The biggest challenge had been when we moved to Norway from Malta. Erik was close to 3, his least developed language at the time was Norwegian, and we were expecting our second baby. He started attending a preschool, Nelly was born, he was upset with me, and we didn’t spend as much time together as we used to. He had already dropped English at that point, and he regressed in Greek which caused a real problem in our relationship as i didn’t speak any Norwegian at the time; we couldn’t communicate properly in any language. I wrote about this experience on my blog here.
Tell us about some of your successes.
The biggest success I guess would be that I am feeling very content with the way our life has unfolded. We’re in a good place as a family.
What is some advice you would like to offer to other multilingual families?
Languages are communication vehicles. If there’s a need, if it’s fun and gratifying, there are more chances that our kids will embrace them and try to use them actively. Language acquisition is a work in progress, and like most things in life, the learning curve is not linear. My personal take is that it doesn’t matter if my kids don’t speak the minority languages as perfectly as natives do. Can we communicate effectively? Can they talk to their grandparents and play with friends in Greece? Can they make themselves understood in English when we go to other places like Thailand and make friends? Do they feel comfortable to come and share with us their joys and troubles? This is what matters. Our languages are here to help us build a solid relationship with our children and them with the world.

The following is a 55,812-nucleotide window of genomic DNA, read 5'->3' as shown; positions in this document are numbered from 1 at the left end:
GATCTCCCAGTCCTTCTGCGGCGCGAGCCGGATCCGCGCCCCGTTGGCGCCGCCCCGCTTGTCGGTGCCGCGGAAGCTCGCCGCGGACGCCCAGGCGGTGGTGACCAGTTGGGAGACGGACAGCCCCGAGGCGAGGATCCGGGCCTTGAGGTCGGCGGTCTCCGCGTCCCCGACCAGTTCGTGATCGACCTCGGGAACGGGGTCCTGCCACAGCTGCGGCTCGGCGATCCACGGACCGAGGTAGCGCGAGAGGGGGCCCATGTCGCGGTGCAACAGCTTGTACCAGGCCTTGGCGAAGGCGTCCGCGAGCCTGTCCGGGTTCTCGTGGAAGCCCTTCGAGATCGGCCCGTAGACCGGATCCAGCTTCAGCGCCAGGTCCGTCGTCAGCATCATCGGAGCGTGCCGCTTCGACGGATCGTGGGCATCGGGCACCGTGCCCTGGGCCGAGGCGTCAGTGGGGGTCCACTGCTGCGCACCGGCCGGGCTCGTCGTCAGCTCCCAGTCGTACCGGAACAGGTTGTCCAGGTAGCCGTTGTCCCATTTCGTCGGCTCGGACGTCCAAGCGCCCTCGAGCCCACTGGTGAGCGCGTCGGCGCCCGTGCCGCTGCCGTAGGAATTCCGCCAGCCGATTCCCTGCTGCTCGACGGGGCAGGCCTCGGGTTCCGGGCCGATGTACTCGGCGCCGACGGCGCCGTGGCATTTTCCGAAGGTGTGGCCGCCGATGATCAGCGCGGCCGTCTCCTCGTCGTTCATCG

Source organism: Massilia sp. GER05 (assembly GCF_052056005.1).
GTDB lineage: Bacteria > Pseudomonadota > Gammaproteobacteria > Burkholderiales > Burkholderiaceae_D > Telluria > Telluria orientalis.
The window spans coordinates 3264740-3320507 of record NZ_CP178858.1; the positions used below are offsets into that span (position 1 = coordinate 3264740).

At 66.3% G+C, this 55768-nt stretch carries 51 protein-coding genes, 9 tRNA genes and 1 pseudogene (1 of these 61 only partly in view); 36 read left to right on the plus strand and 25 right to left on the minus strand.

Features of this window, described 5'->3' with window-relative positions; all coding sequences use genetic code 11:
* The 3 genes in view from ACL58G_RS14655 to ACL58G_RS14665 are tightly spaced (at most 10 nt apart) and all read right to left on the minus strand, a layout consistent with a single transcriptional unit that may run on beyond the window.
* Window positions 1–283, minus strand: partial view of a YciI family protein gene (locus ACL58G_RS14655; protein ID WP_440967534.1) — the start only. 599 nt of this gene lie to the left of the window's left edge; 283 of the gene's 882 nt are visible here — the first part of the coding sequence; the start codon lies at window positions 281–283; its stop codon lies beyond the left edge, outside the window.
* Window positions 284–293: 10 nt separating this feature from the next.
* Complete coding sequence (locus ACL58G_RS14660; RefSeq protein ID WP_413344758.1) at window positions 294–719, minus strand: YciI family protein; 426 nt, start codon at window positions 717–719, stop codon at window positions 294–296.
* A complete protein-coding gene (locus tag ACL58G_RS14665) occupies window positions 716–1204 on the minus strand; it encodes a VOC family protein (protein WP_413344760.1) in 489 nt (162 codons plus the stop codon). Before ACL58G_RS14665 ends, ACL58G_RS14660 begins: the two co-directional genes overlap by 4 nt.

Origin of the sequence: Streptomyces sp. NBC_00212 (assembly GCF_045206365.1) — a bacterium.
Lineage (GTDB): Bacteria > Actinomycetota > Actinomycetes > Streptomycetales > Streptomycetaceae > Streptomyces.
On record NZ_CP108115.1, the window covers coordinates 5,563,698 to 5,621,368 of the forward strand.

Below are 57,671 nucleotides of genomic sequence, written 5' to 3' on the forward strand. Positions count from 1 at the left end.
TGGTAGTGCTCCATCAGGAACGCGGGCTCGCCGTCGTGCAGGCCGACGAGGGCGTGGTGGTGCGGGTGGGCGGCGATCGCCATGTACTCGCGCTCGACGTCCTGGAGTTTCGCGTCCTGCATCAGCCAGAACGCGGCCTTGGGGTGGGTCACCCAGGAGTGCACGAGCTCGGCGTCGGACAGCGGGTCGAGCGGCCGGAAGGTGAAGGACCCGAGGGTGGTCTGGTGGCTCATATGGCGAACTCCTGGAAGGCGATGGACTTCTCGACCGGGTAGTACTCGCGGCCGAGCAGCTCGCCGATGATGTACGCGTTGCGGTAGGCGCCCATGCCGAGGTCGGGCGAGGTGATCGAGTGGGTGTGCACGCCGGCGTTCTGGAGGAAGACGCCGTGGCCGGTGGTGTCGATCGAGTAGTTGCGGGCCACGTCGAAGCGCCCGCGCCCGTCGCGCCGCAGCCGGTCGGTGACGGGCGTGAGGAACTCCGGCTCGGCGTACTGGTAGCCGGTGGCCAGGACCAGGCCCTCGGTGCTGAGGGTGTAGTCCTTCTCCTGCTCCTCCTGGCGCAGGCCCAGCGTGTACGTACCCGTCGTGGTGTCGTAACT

Name up to 3 resources you find useful for your family.
Reading lots of children’s books in our different languages, immersing them in social environments where they get exposed to different cultures and they get to use their different languages, and connecting online and offline with like-minded people.
Which language would you recommend someone to learn and why?
It really depends on each family’s needs. My kids for instance needed to learn Greek so that they can form deep relationships with my family and friends. Also, as a mum, I found it unnatural to talk to my own kids in any other language than my native one. Other than that, I find it is very important for kids who don’t grow up in English speaking communities to become fluent in English, the global, common language that acts as a “lingua franca”.
You can find about more about Elisavet’s books “Where am I From” and “How to Raise Confident Multicultural Children” here in an interview and review of the books.
Elisavet Arkolaki is the author of the world’s first, freehand graffiti-illustrated children’s picture book, ‘Where am I from?’ and the curator of the guide ‘How to Raise Confident Multicultural Children’ . Accompanying the children’s book is a range of FREE resources to help raise future global citizens.
The trickiest question you can ask Elisavet and her family is ‘Where are you from?’ because they are from everywhere! Passionate about travel and inspired by global learning, she raises her own children in between countries, cultures, and languages. She writes to build cultural understanding and sensitivity in
young children while they are still eager to learn. She graduated from the University of Liverpool with a degree in Global Marketing (MSc), the University of Athens with a degree in French Language and Literature (BSc), and was awarded a certificate of proficiency in English from the University of Cambridge.
You can find Elisavet here: